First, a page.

With Phase II of the Southern Water Line down Federal Road completed, Brookfield’s commercial corridor has access to municipal water from the New Milford border to the intersection with Candlewood Lake Road. The town is now in the process of planning a third phase to extend the Southern Line an additional 980 feet to finish 50 feet shy of the Danbury border.
The final extension would service 15 Brookfield businesses and offer the potential to eventually connect with Danbury and further regionalize the area’s water supply.
“The main issue to Brookfield is there’s 15 properties that don’t have the water line,” Brookfield water consultant Martin Handshy said, explaining that the impetus to continue with the third phase came from the business owners.
If approved at a town meeting, the initial cost, estimated at approximately $500,000, would be bonded through the town but paid for by the property owners along the line through benefit assessments.
“This is an easy project for us to do,” First Selectman Bill Davidson said, stating that the intention is to “get this thing done and all the costs recorded by the end of August so that we can do a water benefit assessment for all three phases [of the Southern Line] collectively,” sending out the first bills by October.
That timeline is feasible, according to Handshy, who estimates construction time at no more than five to six weeks.
Once completed, Brookfield will also have the ability to connect to Danbury, giving the town an additional support system during an emergency situation.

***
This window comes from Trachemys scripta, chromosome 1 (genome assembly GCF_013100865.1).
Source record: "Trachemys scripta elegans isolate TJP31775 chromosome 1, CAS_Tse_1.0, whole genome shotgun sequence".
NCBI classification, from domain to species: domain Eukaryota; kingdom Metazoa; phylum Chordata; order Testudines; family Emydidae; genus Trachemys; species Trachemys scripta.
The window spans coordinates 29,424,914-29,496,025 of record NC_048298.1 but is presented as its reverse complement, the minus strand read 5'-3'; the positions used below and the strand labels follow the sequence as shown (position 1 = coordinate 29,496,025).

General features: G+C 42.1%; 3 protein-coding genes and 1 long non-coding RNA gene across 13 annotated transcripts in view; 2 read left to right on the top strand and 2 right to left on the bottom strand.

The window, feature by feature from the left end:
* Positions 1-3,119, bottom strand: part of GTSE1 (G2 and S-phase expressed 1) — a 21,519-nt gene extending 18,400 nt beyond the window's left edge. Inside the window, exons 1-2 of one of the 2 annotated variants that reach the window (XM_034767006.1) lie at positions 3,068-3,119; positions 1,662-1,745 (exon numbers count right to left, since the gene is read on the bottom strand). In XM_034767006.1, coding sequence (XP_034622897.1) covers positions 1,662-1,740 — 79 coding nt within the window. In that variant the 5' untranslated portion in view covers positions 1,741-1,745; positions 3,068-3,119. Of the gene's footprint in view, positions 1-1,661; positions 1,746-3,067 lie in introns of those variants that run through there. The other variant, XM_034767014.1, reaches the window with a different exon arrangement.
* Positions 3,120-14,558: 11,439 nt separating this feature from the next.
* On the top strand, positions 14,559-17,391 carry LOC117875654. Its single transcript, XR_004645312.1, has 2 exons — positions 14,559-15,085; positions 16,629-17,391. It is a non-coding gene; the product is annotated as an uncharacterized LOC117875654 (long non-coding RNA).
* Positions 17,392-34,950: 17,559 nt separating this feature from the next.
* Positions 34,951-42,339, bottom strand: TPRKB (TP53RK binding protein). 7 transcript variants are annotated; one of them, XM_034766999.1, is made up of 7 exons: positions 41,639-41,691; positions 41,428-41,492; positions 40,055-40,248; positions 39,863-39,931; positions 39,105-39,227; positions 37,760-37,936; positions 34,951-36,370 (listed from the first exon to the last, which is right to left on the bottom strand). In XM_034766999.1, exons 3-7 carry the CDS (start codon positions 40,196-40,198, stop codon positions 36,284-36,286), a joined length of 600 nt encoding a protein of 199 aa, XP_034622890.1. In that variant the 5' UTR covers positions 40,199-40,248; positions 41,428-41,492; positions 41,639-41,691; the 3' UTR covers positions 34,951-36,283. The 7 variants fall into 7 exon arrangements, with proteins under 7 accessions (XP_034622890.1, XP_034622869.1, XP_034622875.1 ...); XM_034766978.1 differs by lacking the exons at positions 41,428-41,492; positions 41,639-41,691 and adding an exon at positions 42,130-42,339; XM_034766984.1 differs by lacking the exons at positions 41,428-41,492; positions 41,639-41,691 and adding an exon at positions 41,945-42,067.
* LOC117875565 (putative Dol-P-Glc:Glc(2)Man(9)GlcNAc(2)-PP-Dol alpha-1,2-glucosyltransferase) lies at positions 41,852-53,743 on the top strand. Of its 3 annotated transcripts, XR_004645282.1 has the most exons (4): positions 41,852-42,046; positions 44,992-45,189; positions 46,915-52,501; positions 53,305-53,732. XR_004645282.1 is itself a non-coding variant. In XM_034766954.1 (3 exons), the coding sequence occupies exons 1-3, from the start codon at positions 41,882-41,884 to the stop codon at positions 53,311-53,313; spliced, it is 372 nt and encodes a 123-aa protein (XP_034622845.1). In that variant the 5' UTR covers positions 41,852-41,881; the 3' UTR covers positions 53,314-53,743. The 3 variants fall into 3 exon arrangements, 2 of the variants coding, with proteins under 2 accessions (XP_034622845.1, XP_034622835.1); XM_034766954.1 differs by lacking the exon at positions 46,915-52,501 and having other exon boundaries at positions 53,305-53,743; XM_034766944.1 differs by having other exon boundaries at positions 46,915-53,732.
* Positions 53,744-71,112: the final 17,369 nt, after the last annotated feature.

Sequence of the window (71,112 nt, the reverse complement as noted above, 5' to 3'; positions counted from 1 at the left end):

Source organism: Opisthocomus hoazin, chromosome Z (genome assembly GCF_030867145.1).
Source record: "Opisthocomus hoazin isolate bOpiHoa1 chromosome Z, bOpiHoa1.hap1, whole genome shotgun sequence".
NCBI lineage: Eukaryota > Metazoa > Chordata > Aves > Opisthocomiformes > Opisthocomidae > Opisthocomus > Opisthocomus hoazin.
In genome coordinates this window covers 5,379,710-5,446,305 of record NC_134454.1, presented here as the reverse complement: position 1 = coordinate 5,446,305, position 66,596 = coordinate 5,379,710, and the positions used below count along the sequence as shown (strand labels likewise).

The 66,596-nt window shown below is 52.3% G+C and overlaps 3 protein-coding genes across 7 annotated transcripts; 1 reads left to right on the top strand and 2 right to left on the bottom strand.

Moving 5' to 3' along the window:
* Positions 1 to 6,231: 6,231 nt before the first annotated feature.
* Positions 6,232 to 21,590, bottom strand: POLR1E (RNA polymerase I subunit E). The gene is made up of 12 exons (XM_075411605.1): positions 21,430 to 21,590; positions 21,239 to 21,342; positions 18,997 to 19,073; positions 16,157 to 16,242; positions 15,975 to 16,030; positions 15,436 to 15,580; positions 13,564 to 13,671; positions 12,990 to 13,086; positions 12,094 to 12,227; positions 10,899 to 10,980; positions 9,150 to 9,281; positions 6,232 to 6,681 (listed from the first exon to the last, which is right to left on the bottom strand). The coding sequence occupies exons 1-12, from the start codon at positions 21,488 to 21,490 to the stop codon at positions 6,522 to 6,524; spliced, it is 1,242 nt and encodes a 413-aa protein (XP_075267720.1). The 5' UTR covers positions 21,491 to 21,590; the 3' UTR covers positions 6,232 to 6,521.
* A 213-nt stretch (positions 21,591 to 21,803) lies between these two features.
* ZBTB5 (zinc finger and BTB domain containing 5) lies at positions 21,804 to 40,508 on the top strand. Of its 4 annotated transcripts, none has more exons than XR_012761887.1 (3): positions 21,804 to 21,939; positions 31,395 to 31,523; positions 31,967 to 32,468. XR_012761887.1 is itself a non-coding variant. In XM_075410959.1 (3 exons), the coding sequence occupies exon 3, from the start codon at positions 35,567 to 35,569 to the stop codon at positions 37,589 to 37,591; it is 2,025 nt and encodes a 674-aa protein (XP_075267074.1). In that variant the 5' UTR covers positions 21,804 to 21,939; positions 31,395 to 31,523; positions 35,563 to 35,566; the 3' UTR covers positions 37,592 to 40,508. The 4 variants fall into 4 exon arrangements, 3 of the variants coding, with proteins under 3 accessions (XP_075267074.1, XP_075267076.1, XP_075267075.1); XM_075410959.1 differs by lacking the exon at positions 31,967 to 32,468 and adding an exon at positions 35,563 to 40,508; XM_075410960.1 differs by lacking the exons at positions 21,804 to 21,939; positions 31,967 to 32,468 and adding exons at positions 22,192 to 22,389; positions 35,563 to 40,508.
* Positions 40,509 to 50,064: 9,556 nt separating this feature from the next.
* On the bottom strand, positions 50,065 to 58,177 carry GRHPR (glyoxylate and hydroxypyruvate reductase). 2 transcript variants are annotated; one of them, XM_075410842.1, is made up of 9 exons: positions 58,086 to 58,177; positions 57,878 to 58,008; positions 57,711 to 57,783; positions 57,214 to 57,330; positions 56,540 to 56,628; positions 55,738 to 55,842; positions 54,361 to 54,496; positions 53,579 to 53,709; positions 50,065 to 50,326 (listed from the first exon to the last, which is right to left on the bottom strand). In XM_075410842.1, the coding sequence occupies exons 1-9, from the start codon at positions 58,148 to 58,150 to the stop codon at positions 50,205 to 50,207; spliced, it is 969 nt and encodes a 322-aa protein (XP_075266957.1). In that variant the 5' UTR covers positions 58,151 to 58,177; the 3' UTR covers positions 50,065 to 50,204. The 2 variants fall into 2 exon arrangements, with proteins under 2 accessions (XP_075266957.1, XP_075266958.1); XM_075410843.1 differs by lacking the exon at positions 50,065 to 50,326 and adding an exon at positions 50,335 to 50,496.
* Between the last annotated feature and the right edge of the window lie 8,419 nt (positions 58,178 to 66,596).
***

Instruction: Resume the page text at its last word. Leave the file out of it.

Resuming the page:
“Connecting to Danbury increases the capability for volume in a water emergency,” Handshy explained, though Brookfield would not need to purchase water on a regular basis.
That would be important if the two systems were ever linked, according to Danbury Public Utilities Superintendent David Day, as the city has just enough water to meet state regulations, keeping reserves at 15 percent above daily average usage.
Both Handshy and Day also pointed out that a pump station would have to be built on the Brookfield side to pump uphill and a meter would have to be installed to measure flow between the two systems. Danbury would also have to extend their line from Stew Leonard’s to the Brookfield border, just south of KFC.
Regionalization is “something that’s always on our list,” Day said, and the city currently has an emergency hook ups for fire safety support with other towns, such as Bethel.
The idea has come up a number of times in his seven years with Danbury’s Public Utilities Department, he said, however he has not been involved in any recent discussions about connecting the Federal Road lines.
Those talks might be further down the road, according to Davidson, who said the line will likely terminate at KFC for now but that officials can begin discussions about what to do at the town line.
The Board of Selectmen (BOS) sent Phase III to the Planning Commission for an 8-24 referral Monday night and a resolution is expected to go to a town meeting in the next few months.